• Frequently Asked Questions and Advice

    Updated May 20, 2020

    • How many people have lost their jobs due to coronavirus in the U.S.?

      Over 38 million people have filed for unemployment since March. One in five who were working in February reported losing a job or being furloughed in March or the beginning of April, data from a Federal Reserve survey released on May 14 showed, and that pain was highly concentrated among low earners. Fully 39 percent of former workers living in a household earning $40,000 or less lost work, compared with 13 percent in those making more than $100,000, a Fed official said.

    • Is ‘Covid toe’ a symptom of the disease?

      There is an uptick in people reporting symptoms of chilblains, which are painful red or purple lesions that typically appear in the winter on fingers or toes. The lesions are emerging as yet another symptom of infection with the new coronavirus. Chilblains are caused by inflammation in small blood vessels in reaction to cold or damp conditions, but they are usually common in the coldest winter months. Federal health officials do not include toe lesions in the list of coronavirus symptoms, but some dermatologists are pushing for a change, saying so-called Covid toe should be sufficient grounds for testing.

    • Should I wear a mask?

      The C.D.C. has recommended that all Americans wear cloth masks if they go out in public. This is a shift in federal guidance reflecting new concerns that the coronavirus is being spread by infected people who have no symptoms. Until now, the C.D.C., like the W.H.O., has advised that ordinary people don’t need to wear masks unless they are sick and coughing. Part of the reason was to preserve medical-grade masks for health care workers who desperately need them at a time when they are in continuously short supply. Masks don’t replace hand washing and social distancing.

    • What should I do if I feel sick?

      If you’ve been exposed to the coronavirus or think you have, and have a fever or symptoms like a cough or difficulty breathing, call a doctor. They should give you advice on whether you should be tested, how to get tested, and how to seek medical treatment without potentially infecting or exposing others.

    • Should I pull my money from the markets?

      That’s not a good idea. Even if you’re retired, having a balanced portfolio of stocks and bonds so that your money keeps up with inflation, or even grows, makes sense. But retirees may want to think about having enough cash set aside for a year’s worth of living expenses and big payments needed over the next five years.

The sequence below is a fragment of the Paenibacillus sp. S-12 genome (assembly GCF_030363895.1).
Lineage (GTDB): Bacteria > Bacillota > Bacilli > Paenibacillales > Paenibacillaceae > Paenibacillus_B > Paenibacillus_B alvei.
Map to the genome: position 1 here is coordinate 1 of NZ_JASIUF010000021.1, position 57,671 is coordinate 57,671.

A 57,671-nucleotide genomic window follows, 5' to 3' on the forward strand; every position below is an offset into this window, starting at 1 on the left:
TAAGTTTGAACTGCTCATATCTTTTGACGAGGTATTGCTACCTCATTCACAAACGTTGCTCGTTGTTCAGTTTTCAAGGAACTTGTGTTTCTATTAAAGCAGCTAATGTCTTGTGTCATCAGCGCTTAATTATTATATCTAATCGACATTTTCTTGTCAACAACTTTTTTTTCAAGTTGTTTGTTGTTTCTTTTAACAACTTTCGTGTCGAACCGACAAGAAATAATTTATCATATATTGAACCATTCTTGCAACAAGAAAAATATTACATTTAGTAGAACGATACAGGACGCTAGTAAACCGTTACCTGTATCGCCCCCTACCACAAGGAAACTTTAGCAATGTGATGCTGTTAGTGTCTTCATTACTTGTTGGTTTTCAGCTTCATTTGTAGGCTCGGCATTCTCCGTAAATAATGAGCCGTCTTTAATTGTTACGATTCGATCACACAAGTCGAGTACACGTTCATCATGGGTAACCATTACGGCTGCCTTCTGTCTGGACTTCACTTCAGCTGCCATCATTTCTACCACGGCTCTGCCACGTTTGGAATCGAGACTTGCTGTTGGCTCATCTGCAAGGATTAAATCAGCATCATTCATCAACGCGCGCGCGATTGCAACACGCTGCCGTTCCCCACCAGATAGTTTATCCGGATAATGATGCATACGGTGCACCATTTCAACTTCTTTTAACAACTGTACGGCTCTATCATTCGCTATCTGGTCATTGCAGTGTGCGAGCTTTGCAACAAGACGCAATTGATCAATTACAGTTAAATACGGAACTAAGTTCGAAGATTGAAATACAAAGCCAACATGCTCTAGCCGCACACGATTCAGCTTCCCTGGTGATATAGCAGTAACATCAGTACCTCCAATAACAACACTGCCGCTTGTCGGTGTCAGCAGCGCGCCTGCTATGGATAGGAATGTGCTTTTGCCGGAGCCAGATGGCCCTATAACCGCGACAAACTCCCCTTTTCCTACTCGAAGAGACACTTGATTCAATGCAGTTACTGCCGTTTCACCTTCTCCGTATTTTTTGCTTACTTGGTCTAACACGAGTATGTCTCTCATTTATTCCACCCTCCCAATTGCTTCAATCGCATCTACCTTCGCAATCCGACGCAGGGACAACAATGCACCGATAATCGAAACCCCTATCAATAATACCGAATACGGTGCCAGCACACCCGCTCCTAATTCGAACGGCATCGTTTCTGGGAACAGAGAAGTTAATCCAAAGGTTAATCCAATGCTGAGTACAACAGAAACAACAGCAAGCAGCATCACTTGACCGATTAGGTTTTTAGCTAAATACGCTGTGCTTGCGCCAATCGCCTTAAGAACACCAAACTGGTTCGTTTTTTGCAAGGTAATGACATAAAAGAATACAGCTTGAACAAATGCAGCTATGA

• How can I help?

      Charity Navigator, which evaluates charities using a numbers-based system, has a running list of nonprofits working in communities affected by the outbreak. You can give blood through the American Red Cross, and World Central Kitchen has stepped in to distribute meals in major cities.


This seems like a simple directive, but because the federal government and many states have failed to issue clear, consistent rules, restaurants are largely left to make up their own. Many are not allowing staff to wear masks, or making that protection optional. For now, it’s unclear how severe the consequences will be.

Mr. Keller brought up that butter, made in a small creamery with just a few cows, to try to illustrate the symbiotic relationship between restaurants and farms. It was an esoteric example, sure, but it made a crucial point: Restaurants are inextricably connected to fisheries, farms, florists and hundreds of other kinds of small businesses across the country.

Shuttered restaurants create an extended national network of suffering — unemployment, missed rent payments, lapsed health insurance.

A thoughtful, coordinated, government-led initiative to protect restaurant workers, owners and diners, and control the spread of the coronavirus as businesses reopen, is essential. And it’s already disturbingly late.

What happens next affects millions of lives, but as the conversation wound down, the president seemed to turn from the story about the desperation of the restaurant business and its critical needs, and focus on another.

“Beautiful story,” he said, “with a woman with the eight cows.”